Beyond the simple pleasure of chowing down on some tasty grub, mealtimes are cornerstone events in any dog’s day, effectively forming a template around which other activities fit. Whatever else is happening, dogs are generally pretty content if their feeding routine remains reliable.

A routine feeding schedule can help to establish a healthy lifestyle, increasing the likelihood of other healthy habits - like regular poops. This makes it easy for you to choose the best time for your daily walks. Routine feeding also makes it easier to spot a loss of appetite, which is often the first sign that you pet is not feeling very well.

So, we’ve established that a dependable mealtime routine is important but what does that look like? In truth, there’s no single answer to that question: all dogs are different and are living in a different family with diverse lifestyle. Yet, we can offer some broad advice based on the age and breed of your dog.

What sort of feeding schedule suits an average healthy adult dog?

Generally speaking, most adult dogs should have two meals a day, one in the morning and one at dinner time. This routine will help to establish a stable metabolism and healthy digestion. Always make sure your dog has fresh water when you give him his kibble.

Regular activity is also important and should ideally happen before each meal. The first walk of the day might be at 6 a.m., followed by a meal at 7 a.m. then if possible, a further walk should precede dinner.

 Beanie at the front door

Does size make any difference?

Yes, toy and small breed dogs typically have faster metabolisms and burn energy more quickly than larger dogs. This makes them more sensitive to low blood sugar level, which means it might well be better to feed them three times a day.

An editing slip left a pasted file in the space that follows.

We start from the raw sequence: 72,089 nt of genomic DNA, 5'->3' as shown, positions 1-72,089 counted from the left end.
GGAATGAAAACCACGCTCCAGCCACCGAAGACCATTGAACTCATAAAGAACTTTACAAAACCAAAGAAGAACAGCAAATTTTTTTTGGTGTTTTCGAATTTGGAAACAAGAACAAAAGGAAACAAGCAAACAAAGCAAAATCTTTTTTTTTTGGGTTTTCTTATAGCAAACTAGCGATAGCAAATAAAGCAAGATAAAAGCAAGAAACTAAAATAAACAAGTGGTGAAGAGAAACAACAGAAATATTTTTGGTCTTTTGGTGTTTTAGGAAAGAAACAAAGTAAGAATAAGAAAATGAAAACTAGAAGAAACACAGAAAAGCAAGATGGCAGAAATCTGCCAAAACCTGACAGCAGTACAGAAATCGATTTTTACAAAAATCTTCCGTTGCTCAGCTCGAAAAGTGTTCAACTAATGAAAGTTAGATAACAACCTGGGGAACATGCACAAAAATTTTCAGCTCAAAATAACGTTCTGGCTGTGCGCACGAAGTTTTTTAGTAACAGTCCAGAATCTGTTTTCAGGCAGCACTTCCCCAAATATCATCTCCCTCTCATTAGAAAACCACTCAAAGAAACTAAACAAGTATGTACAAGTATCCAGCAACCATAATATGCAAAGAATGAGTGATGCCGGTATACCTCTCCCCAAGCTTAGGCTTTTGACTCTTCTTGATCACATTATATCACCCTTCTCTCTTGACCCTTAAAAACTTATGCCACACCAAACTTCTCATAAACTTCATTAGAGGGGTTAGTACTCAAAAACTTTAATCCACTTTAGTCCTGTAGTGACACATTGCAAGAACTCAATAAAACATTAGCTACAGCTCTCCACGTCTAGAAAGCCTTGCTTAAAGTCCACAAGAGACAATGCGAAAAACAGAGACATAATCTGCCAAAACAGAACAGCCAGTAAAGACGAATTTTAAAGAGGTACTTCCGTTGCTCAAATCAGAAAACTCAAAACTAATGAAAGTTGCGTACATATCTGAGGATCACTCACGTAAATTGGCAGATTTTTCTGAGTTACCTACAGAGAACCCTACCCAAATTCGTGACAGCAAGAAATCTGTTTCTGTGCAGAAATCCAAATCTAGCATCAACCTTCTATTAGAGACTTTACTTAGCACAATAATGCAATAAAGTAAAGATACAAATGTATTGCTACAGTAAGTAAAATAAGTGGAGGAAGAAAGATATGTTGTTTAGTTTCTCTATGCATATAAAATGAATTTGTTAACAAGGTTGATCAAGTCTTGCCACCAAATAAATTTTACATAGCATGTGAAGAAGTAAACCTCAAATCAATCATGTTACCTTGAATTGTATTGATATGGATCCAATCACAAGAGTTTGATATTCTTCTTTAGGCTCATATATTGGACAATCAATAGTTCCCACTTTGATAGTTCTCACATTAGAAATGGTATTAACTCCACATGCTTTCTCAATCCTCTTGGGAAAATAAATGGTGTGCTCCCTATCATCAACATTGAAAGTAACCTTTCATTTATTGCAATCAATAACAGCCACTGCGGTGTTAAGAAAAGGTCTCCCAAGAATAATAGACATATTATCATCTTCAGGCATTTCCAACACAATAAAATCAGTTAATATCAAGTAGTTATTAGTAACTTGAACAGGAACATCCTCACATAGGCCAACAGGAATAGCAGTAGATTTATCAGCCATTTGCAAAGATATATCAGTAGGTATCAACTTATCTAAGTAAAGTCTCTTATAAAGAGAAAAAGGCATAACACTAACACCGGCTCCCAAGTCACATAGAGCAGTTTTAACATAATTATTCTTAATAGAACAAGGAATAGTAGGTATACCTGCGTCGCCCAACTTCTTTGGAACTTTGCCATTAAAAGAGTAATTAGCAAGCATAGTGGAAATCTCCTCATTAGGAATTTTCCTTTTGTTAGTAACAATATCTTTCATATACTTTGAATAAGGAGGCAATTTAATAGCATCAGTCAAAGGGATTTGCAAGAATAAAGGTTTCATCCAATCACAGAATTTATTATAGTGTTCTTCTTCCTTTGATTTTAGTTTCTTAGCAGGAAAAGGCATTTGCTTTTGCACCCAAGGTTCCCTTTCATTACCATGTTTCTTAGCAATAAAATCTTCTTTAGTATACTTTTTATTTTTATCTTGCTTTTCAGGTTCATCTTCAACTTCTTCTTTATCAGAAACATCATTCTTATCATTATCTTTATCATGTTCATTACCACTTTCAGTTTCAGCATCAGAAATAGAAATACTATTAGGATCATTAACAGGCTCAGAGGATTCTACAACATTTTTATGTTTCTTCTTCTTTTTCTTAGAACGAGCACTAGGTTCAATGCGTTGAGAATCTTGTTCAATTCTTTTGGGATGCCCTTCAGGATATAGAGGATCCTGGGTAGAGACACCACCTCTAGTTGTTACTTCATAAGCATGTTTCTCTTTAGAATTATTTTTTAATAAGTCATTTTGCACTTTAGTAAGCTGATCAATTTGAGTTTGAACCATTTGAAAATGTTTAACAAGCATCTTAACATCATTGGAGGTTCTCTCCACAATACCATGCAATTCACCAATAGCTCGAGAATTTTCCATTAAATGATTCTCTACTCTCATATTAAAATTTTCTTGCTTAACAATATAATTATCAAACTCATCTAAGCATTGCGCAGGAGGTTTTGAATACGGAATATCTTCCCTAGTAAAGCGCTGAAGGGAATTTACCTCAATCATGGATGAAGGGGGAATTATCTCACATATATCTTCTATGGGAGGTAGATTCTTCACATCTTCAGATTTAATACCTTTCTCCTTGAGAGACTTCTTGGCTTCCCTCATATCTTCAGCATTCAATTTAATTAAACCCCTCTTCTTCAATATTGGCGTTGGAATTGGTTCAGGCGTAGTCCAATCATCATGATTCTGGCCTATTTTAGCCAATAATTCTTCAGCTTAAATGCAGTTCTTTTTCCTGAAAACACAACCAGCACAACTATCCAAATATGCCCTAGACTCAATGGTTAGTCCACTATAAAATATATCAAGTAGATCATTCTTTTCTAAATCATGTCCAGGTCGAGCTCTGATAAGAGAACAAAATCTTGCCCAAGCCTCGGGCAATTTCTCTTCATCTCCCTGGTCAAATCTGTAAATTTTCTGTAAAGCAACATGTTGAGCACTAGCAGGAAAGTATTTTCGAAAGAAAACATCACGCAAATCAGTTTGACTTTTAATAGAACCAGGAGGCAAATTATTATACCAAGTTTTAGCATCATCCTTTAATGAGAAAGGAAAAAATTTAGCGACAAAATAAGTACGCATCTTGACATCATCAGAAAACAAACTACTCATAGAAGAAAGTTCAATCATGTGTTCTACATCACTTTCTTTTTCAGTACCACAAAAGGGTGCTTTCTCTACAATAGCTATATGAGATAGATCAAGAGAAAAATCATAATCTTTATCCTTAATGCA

If you own a giant dog breed, you might have noticed they can be sensitive to bloating and gastric issues feeding these breeds several small meals over the course of the day is therefore preferable to one or two large meals. For the same reason, it’s best to avoid feeding a giant breed dog immediately before their daily walk. Additionally, try to wait at least an hour after your walk before serving up. Ensuring your dog eats in a calm environment can also help to prevent them from eating too quickly and swallowing excess air.

Should a puppy’s schedule look any different?

Because puppies are growing, they have bigger appetites, which means you should feed them at least three to four times a day. As with all dog feeding schedules, it’s important to establish routine, so, while your schedule may differ from the one proposed here, do try to stick to the same times every day.

It’s important not to delay the last meal of the day too late in the evening. You want to give your puppy plenty of time to digest their food and poop before going to bed.

Make sure you’re feeding your pup nutritionally appropriate food. Stick with recipes that have been specially developed for growing puppies, like our Fabulous Duck & Chicken meal – it’s full of high-quality protein that helps build muscles and strengthen the immune system.

 puppy Issa with puppy kibbles & wet food

Maintain this three-meals-a-day routine until your puppy is fully grown, at which point you should shift to two meals a day. For toy and small breeds, this will be a the age of six to eight months. For medium, large and giant breeds, this will be at the age of nine to ten months, eleven to twelve months and twelve to thirteen months respectively.

What about senior dogs?

 jack russel eating from senior kibbles

As your dog gets older (generally 8+) their dietary requirements will change a bit. So, while you should stick with the two-meal-a-day schedule they’re used to, you might consider adjusting their diet to suit a slightly less energetic pace of life. Older dogs can also benefit from a diet that offers a bit more support to bone structure and joints, like our Magnificent Free-Run Chicken & Norwegian Salmon for older dogs that’s packed with Omega 3 - a helpful supplement for older dogs with aging brains.